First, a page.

ISLAMABAD: A return to its native, albeit rightful, soil and hiring of more frontline players from the contemporary cricket scene are the tricky, yet tough, challenges to face the Pakistan Super League when its second edition is held next year.
Pakistan Cricket Board can heave a sigh of relief at the encouraging success, after a somewhat sluggish start, of inaugural edition of PSL held in UAE, culminating in Islamabad United lifting the title with victory over Quetta Gladiators in the final, earning the winners $ one million in prize money.
Perhaps a few more franchises could be added to the five-team format that featured in the inaugural edition which took a slow start but attracted a wide TV audience as well as spectators, mostly expatriates from Pakistan, who flocked to the Stadiums at Dubai and Sharjah (UAE) in the later stages of the inaugural competition.
It will be to the huge credit of PCB should the 2nd edition of PSL be held at the grounds of Pakistan, that have not seen the foreign teams come over since 2009, when the Sri Lankan team bus was attacked in Lahore, to regale the cricket-crazy local public.
The need to hold a t20 tournament on the pattern of similar competitions in countries like India, Australia, West Indies, Bangladesh etc. was being felt since long but insistence of foreign cricketers to play only at neutral venues was a major hurdle in realising this idea.
PCB did a fantastic job by showing its organisational skills to hold the tournament in UAE, recruiting as many as 29 foreign players who featured in the five franchises, with top-tier players getting US $ 200,000 salaries. which also included Karachi Kings, Lahore Qalandars and Peshawar Zalmi.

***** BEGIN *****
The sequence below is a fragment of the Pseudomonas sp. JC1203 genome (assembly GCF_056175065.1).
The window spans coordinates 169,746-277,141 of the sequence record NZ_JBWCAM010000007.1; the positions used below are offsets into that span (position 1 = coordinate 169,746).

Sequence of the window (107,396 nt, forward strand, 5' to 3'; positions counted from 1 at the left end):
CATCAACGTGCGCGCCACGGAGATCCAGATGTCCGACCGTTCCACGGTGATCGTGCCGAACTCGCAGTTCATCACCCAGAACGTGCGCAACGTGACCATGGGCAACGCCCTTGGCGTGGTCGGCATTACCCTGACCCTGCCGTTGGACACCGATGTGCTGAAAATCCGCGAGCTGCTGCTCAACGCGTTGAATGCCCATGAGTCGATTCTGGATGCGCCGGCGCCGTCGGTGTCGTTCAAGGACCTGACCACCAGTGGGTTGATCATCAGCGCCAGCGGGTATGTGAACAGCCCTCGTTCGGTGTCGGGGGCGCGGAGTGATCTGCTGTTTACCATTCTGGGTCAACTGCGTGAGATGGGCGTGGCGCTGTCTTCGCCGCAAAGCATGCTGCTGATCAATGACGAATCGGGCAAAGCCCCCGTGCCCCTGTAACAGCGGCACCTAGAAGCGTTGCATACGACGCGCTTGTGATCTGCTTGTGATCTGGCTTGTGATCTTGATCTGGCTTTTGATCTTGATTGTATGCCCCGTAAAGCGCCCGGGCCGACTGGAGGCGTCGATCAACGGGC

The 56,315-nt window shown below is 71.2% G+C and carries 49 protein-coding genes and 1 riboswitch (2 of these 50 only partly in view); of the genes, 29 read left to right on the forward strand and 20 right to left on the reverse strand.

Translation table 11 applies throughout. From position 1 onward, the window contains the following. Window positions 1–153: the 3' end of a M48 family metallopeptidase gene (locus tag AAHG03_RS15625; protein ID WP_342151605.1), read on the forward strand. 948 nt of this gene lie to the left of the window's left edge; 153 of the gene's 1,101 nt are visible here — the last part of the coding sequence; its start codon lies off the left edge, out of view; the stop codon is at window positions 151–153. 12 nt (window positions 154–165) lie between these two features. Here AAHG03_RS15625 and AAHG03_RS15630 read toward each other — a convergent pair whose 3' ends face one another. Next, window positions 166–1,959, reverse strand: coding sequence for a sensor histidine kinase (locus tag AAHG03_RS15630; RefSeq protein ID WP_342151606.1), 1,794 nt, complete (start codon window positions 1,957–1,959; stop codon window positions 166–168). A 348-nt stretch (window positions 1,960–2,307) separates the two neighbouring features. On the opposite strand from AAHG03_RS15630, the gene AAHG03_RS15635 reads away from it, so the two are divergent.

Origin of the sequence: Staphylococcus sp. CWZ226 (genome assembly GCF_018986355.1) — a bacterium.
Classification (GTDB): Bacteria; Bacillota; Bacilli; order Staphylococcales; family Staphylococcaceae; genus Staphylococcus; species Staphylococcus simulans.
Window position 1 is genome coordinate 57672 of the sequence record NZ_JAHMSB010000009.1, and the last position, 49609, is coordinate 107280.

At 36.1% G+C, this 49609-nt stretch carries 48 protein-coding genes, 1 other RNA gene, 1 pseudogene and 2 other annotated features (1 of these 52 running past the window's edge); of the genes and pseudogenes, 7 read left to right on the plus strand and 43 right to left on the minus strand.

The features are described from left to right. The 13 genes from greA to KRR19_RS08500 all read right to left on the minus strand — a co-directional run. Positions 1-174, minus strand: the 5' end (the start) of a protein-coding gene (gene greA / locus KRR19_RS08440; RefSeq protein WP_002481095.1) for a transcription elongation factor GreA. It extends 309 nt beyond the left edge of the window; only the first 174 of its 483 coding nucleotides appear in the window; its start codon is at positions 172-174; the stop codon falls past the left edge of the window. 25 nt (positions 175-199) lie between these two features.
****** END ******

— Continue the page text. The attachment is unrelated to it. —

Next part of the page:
But the foreign players mostly included, with two or three exceptions like Chris Gayle or Shane Watson, who played cricket for their respective national squads in yesteryears.
It will be an herculean task for the PCB to hire frontline players, like they do in IPL, from the contemporary national squads, to play in the PSL franchises next year.
For this purpose, PCB will have to further raise the financial profile of the tournament although it had already spent US $ 93 million, across 10 years, in cobbling together the five franchises which were part of the inaugural edition.
Still, the tournament proved a roaring success at the fag end of its Feb 4-23 duration with 55 % of Pakistan’s TV-viewing public tuning in to the matches, according to a published report.
Besides other aspects of the bonanza, “Our own young cricketers got a chance to rub shoulders with giants”PSL Chairman Najam Sethi was quoted as saying.
However, the majority of foreign “giants” was former Test cricketers such as Kevin Pietersen of England, Dwayne Smith of West Indies and Haddin of Australia.
Pakistan T20 skipper Shahid Afridi agrees that cut-throat competions like PSL would help groom budding cricketers of Pakistan as perhaps IPL had performed this task in India.
“Our upcoming players will certainly have their skills polished through PSL if not instantly, then perhaps over the coming years”, he said.
“Next year, we hope to have at least the opening and closing PSL Matches on Pakistani soil”, Najam Sethi said.